Decor & Details
What Happens at a Cake Tasting?
Buttercream or fondant? Swiss meringue or chocolate ganache? Vanilla cake or devils-food? Mascarpone or lemon curd? This is just theRead More
When it comes to attending a food tasting, what can you expect? For years, this question has been a source of discussion in bridal message boards, forums and groups. What does it cost? Is it free? Can you try to food before signing a contract? Will you get to bring a friend or family member? How many? Will you get to try the entire menu? Should you tip?
The truth is, depending on the venue, your experience can largely differ. So if you find yourself asking any of these questions, we’re here to help. Here’s a sampling of some typical food-tasting experiences, and how to navigate them.
GROUP OR PRIVATE?
Jamie Casale, 29, and Jaymes Lombardi, 32, of Paramus, were not expecting such a grand presentation for their food tasting at Waterloo Village in Byram Township. The venue, which uses Jeffrey Miller Catering, organizes a group tasting for brides and grooms who have signed a wedding contract, so that couples can test out a menu and ambience similar to the real thing. “I expected a few appetizers and entrée choices—the standard beef, chicken and fish—but what we got was so much more,” says Jamie, who is planning an October 11, 2019, wedding. During the “mock” wedding reception—complete with a cocktail hour, formal dinner and after-party—the couple sampled in-house cured charcuterie, Korean BBQ, cannolis, hot pretzels and more.
Many New Jersey wedding venues, including Liberty House, The Ryland Inn and Stone House at Stirling Ridge, offer this “group” style tasting, often for 100 guests or more. However, numerous other venues opt to coordinate a small tasting for just the bride and groom or offer a voucher to attend a dinner with them if there is a restaurant on the premises.
Emilia Radovanovich, 27, and Brian Vanderstad, 30, of Wayne, sampled cocktail-hour selections such as bacon-wrapped scallops, jumbo shrimp and specialty drinks in a private room at Westmount Country Club in Woodland Park. The venue coordinates private tastings on the same dates as booked events, so that couples can taste a few menu staples as they are prepared in real time. At these private tastings, it is typical to sample only a limited grouping of foods, not several courses.
DO YOU HAVE TO PAY?
These days, most New Jersey wedding venues offer complimentary food tastings for brides and grooms who have already signed a contract. Some venues, like The Ryland Inn in Whitehouse Station, even allow up to four additional guests to attend at no added cost.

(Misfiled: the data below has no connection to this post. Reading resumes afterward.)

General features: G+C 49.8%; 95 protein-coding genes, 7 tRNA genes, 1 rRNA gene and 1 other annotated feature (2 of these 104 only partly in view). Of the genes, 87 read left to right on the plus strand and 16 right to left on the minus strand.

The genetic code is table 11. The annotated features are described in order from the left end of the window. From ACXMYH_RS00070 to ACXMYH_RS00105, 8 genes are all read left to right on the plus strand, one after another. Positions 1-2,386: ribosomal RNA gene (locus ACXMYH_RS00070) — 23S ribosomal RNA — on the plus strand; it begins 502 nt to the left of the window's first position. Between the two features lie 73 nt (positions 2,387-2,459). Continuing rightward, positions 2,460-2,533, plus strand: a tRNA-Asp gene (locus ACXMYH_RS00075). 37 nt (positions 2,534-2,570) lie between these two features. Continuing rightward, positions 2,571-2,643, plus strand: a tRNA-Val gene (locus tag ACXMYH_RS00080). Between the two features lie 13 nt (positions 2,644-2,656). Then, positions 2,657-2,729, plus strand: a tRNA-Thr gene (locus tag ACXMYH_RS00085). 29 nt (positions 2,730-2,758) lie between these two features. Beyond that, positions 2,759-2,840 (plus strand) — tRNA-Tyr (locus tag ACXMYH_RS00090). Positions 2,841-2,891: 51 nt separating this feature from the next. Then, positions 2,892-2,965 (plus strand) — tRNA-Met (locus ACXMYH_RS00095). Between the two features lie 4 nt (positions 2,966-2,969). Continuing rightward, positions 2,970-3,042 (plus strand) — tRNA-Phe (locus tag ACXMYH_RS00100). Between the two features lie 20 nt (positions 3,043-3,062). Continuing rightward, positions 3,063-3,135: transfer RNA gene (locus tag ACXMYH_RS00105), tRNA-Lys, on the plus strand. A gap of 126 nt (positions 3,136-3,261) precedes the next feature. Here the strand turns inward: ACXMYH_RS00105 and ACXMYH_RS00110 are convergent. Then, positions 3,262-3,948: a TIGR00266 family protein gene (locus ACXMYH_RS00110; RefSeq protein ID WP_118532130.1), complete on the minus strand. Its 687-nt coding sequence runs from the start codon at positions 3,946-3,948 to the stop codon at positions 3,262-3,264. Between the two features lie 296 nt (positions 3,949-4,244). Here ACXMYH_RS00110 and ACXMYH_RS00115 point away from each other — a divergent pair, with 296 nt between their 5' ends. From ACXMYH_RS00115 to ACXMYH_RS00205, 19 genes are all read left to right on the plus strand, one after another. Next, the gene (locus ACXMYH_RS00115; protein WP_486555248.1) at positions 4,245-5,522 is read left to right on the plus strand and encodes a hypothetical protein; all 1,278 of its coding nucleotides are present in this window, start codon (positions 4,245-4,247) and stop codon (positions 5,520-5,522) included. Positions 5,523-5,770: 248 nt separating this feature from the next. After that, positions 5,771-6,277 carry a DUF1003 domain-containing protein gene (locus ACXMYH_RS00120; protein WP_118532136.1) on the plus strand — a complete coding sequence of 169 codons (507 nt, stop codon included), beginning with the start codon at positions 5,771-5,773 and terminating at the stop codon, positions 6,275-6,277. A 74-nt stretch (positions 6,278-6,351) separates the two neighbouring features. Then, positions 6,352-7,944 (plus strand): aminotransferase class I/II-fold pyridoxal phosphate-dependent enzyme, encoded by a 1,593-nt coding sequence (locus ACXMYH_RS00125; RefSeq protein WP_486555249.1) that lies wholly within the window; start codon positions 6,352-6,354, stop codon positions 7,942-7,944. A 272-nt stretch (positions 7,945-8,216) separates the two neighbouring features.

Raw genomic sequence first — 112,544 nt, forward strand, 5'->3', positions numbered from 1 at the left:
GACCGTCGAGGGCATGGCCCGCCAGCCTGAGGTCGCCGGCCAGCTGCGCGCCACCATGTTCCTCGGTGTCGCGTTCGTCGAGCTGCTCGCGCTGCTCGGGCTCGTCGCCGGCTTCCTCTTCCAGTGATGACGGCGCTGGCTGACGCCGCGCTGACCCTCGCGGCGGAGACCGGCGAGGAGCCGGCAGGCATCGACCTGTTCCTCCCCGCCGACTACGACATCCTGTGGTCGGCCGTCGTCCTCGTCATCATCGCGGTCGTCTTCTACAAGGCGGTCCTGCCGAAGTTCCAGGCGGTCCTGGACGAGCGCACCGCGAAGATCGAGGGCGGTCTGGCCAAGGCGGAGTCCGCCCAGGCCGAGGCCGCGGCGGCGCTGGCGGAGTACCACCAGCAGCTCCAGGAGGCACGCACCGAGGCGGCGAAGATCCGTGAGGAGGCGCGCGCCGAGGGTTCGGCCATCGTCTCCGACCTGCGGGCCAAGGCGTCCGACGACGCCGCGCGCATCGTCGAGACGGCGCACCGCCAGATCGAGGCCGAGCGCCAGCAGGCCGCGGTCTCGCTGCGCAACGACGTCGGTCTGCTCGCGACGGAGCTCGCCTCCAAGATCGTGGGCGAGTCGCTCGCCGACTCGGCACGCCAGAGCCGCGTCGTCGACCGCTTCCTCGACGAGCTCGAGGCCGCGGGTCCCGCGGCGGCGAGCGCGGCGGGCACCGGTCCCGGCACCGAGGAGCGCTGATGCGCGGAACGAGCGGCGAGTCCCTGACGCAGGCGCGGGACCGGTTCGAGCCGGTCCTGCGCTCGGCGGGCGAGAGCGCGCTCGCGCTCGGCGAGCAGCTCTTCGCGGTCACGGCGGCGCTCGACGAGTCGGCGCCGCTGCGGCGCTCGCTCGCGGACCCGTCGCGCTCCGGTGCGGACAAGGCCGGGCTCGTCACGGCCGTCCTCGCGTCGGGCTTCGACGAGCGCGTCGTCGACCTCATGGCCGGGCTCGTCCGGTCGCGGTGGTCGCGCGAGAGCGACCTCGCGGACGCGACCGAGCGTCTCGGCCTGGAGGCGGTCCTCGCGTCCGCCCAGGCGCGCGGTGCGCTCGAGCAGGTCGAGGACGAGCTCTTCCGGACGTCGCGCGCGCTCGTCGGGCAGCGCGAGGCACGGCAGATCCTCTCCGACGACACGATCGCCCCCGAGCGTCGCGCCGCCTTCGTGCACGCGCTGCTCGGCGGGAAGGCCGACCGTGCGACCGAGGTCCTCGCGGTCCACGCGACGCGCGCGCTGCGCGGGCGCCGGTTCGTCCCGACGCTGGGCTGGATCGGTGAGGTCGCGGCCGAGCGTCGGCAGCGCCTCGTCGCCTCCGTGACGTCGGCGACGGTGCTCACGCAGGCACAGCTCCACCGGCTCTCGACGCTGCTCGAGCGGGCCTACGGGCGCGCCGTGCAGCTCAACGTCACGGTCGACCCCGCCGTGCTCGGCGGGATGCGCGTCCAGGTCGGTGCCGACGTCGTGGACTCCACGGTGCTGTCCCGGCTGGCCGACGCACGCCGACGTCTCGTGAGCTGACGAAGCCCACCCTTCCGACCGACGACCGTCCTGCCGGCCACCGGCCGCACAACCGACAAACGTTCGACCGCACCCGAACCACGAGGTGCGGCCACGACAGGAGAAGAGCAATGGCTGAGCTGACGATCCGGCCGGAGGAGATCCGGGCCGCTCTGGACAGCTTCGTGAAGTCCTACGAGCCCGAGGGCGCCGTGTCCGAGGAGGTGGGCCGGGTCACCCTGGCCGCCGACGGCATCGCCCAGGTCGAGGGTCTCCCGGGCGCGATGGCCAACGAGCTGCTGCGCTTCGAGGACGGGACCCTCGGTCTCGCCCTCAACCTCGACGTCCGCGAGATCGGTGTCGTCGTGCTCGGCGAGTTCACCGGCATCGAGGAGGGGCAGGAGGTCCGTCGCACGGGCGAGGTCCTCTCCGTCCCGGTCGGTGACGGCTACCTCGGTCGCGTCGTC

For couples who haven’t committed to a venue yet, there are usually other options available. “The great thing about having our restaurant onsite is that prospective clients are able to come and sample our food on their own at any time prior to booking.” says Lara Nestler, director of events at The Ryland Inn.
Other venues such as Mayfair Farms in West Orange offer monthly tastings where you can bring up to six guests for no fee whether you’ve signed a contract or not.
If you are still shopping around and interested in a venue without a restaurant on premises, it’s best to ask your wedding coordinator what they can offer before you sign a contract. Often, venues are willing to work with prospective clients’ requests and may arrange a private tasting (at an additional cost).
SHOULD YOU TIP?
Most venues that offer group tastings do not expect gratuity on the spot. Instead, industry professionals encourage taking the good service into consideration when it comes time to tip your venders and wedding attendants on your wedding day. “Tipping is not mandatory but a great way to show your appreciation—especially to the key people,” says Danielle Villa, director of events at Liberty House Restaurant in Jersey City.
If your tasting takes place in a more private setting—especially if it’s a dinner with one dedicated server—tipping, though not required, is always appreciated.
AT A GLANCE:
• A food tasting can be in a private or group setting, depending on your venue.
• If you have signed a contract, a tasting will usually be included for the bride and groom, though there may be a fee associated with additional guests.
• When it comes to tipping, use your judgment…but always tip when dining at a venue’s separate restaurant.
• Before signing a contract, ask your wedding coordinator what their food tasting process is, who can attend, what they charge (if anything), and which foods you can sample.